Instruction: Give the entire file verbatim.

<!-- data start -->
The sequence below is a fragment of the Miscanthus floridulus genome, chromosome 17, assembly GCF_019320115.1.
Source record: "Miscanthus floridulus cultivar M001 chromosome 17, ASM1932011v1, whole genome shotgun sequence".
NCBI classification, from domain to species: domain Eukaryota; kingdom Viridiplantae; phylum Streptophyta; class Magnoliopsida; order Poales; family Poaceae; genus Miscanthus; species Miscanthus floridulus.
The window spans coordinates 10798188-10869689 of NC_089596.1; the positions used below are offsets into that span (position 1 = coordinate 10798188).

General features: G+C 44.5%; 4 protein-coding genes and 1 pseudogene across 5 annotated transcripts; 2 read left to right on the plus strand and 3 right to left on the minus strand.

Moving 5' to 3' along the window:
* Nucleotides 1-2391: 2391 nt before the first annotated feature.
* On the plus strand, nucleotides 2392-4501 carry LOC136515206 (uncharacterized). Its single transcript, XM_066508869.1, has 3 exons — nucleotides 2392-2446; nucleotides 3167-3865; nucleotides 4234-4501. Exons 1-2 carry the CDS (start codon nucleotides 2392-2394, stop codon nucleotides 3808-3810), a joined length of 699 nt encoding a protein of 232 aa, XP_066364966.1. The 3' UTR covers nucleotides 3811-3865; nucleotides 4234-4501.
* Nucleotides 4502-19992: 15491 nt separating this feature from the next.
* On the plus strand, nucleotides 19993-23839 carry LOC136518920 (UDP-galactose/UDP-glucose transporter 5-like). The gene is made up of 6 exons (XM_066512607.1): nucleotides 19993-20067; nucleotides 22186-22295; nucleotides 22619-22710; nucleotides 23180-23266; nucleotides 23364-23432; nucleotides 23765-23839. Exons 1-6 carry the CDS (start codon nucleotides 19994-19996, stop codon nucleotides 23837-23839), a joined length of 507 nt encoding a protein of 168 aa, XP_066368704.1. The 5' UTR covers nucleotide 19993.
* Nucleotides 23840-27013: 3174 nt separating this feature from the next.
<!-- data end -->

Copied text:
The sequence below is a fragment of the Miscanthus floridulus genome, chromosome 17, assembly GCF_019320115.1.
Source record: "Miscanthus floridulus cultivar M001 chromosome 17, ASM1932011v1, whole genome shotgun sequence".
NCBI classification, from domain to species: domain Eukaryota; kingdom Viridiplantae; phylum Streptophyta; class Magnoliopsida; order Poales; family Poaceae; genus Miscanthus; species Miscanthus floridulus.
The window spans coordinates 10798188-10869689 of NC_089596.1; the positions used below are offsets into that span (position 1 = coordinate 10798188).

General features: G+C 44.5%; 4 protein-coding genes and 1 pseudogene across 5 annotated transcripts; 2 read left to right on the plus strand and 3 right to left on the minus strand.

Moving 5' to 3' along the window:
* Nucleotides 1-2391: 2391 nt before the first annotated feature.
* On the plus strand, nucleotides 2392-4501 carry LOC136515206 (uncharacterized). Its single transcript, XM_066508869.1, has 3 exons — nucleotides 2392-2446; nucleotides 3167-3865; nucleotides 4234-4501. Exons 1-2 carry the CDS (start codon nucleotides 2392-2394, stop codon nucleotides 3808-3810), a joined length of 699 nt encoding a protein of 232 aa, XP_066364966.1. The 3' UTR covers nucleotides 3811-3865; nucleotides 4234-4501.
* Nucleotides 4502-19992: 15491 nt separating this feature from the next.
* On the plus strand, nucleotides 19993-23839 carry LOC136518920 (UDP-galactose/UDP-glucose transporter 5-like). The gene is made up of 6 exons (XM_066512607.1): nucleotides 19993-20067; nucleotides 22186-22295; nucleotides 22619-22710; nucleotides 23180-23266; nucleotides 23364-23432; nucleotides 23765-23839. Exons 1-6 carry the CDS (start codon nucleotides 19994-19996, stop codon nucleotides 23837-23839), a joined length of 507 nt encoding a protein of 168 aa, XP_066368704.1. The 5' UTR covers nucleotide 19993.
* Nucleotides 23840-27013: 3174 nt separating this feature from the next.